E. Using PIFs for Non-Qualified Stock Options

Companies frequently like to reward employees with non-qualified stock options (“NQSO”). When exercised, the company that grants the NQSO is entitled to a tax deduction equal to the gain and exercise. The employee picks up the “spread” as taxable income that is taxed at ordinary rates. Tax rates are already high and very likely to climb higher. The PIF is an excellent planning tool to mitigate the taxation at ordinary rates for the employee.

Example 5

Maximillian (Max), age 30, is the chief software engineer at Upstart, a new technology company in Silicon Valley. He generates NQSOs that generate $5 million in taxable income in 2020. He is a California resident and will be taxed at an approximately 50 percent rate. He is single and does not need the income from the investments currently. His mother who raised him is single and disabled and age 65. She could benefit from the income in the interim. He contributes $4 million to a new PIF that will provide an income to Maxamillian and his Mom. The contribution provides for a tax deduction of close to $2 million and will provide an income first to Max’s Mom. At her death, the PIF will provide an income to Max for his lifetime. The PIF is structured using the planning from Example 4 – PPLI within an investment LLC using two classes of LLC interest. The investments will grow on a tax advantaged basis. The income to Max’s Mom will be tax-free. The future income distributions to Max will also be tax-free. In the interim, he is able to offset a substantial part of his ordinary income resulting from the exercise of his NQSOs.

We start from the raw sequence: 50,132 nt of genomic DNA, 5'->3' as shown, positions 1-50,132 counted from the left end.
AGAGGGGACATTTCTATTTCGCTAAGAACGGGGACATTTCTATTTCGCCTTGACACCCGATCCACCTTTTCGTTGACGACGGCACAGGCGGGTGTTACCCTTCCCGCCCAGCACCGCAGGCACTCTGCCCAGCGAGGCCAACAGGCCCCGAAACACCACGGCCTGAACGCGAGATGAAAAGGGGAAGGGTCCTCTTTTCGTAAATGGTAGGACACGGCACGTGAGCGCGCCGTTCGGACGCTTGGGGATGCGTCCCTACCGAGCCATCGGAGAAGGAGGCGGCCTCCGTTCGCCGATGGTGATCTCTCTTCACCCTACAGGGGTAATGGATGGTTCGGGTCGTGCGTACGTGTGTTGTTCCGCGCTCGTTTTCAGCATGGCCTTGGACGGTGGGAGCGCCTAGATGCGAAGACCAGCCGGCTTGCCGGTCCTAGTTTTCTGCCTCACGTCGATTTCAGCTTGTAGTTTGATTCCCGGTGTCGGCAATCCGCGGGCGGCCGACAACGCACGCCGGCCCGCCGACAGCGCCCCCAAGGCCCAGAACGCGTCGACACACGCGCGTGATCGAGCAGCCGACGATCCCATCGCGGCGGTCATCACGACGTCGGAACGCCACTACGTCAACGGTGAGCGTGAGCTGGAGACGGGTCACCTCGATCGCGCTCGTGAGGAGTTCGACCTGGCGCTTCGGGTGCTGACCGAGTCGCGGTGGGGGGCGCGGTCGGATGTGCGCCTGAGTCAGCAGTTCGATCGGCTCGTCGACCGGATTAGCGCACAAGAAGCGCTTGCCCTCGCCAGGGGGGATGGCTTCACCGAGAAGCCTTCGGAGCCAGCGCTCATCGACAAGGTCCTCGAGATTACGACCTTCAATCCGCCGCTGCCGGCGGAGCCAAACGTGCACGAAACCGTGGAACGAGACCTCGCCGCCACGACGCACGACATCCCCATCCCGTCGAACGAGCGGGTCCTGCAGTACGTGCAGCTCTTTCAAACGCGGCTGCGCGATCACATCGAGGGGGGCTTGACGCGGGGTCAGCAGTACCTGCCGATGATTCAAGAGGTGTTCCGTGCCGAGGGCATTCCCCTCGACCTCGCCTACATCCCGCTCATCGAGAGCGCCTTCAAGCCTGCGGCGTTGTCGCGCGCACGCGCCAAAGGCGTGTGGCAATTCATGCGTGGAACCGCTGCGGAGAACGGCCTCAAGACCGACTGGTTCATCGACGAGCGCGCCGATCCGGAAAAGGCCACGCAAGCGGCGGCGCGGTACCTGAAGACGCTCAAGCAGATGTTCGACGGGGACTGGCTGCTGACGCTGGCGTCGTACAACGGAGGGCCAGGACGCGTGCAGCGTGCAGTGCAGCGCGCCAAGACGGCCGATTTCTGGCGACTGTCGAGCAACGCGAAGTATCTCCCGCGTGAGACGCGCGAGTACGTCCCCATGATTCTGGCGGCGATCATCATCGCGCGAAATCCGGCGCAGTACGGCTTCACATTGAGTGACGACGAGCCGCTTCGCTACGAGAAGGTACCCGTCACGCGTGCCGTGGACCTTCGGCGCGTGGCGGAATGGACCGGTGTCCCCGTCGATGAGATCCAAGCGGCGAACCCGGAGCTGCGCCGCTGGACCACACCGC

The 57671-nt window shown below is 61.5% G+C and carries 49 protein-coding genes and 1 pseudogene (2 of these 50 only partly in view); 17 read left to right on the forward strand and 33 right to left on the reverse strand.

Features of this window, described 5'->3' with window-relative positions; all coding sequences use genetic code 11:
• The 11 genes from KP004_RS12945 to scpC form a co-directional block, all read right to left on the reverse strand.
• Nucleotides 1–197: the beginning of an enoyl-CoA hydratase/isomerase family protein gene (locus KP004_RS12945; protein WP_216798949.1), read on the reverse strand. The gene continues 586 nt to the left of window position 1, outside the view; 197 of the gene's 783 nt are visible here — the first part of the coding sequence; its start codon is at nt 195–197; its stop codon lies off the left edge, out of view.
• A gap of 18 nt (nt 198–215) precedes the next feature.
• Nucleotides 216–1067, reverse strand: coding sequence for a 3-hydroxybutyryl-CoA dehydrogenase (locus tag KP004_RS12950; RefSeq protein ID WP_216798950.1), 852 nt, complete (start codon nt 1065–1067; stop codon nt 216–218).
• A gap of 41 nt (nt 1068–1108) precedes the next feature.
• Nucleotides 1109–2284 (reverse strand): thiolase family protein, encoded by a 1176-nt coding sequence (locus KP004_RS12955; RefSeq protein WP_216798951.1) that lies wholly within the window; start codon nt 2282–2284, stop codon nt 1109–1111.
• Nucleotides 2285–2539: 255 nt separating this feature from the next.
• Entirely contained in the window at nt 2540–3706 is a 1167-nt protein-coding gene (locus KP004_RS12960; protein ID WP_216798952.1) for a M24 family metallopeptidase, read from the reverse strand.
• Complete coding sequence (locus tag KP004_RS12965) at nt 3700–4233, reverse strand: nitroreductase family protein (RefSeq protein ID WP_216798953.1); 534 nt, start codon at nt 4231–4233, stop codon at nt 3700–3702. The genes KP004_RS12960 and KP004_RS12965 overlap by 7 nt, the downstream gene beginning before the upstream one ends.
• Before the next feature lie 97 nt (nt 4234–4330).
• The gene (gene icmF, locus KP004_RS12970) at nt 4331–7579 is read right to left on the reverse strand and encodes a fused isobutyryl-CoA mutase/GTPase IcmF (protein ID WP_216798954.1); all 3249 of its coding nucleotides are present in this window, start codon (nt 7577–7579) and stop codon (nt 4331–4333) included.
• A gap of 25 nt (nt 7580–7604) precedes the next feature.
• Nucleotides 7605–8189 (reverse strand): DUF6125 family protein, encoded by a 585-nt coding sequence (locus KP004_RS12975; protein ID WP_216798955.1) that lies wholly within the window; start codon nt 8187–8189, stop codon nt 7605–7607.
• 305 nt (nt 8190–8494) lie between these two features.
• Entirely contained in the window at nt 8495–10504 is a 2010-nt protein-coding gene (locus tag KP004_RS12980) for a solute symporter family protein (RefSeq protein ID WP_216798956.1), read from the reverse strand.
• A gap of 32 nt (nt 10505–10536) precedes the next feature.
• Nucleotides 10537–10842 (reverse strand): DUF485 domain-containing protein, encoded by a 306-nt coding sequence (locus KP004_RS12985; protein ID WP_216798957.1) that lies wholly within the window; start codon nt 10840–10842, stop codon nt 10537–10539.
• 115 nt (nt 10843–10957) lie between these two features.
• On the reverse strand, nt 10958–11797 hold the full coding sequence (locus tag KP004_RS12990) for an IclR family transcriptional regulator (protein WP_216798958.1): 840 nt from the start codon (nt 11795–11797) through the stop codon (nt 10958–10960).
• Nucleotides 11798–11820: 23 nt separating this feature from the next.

The PIF is a Man for All Season with a lot a “puff”. IT is able to create substantially higher income tax deductions currently than a CRT. The differences in the PIF also make it possible to avoid UBTI treatment thereby providing greater investment flexibility. Similar This combination of tax benefits along with the income interests provide the possibility of considering a philanthropic tax solution for a new assortment of planning scenarios. Hence, the title of this article “PIF, The Magic Dragon.

PIF The Magic Dragon
Download PDF • 191KB


bottom of page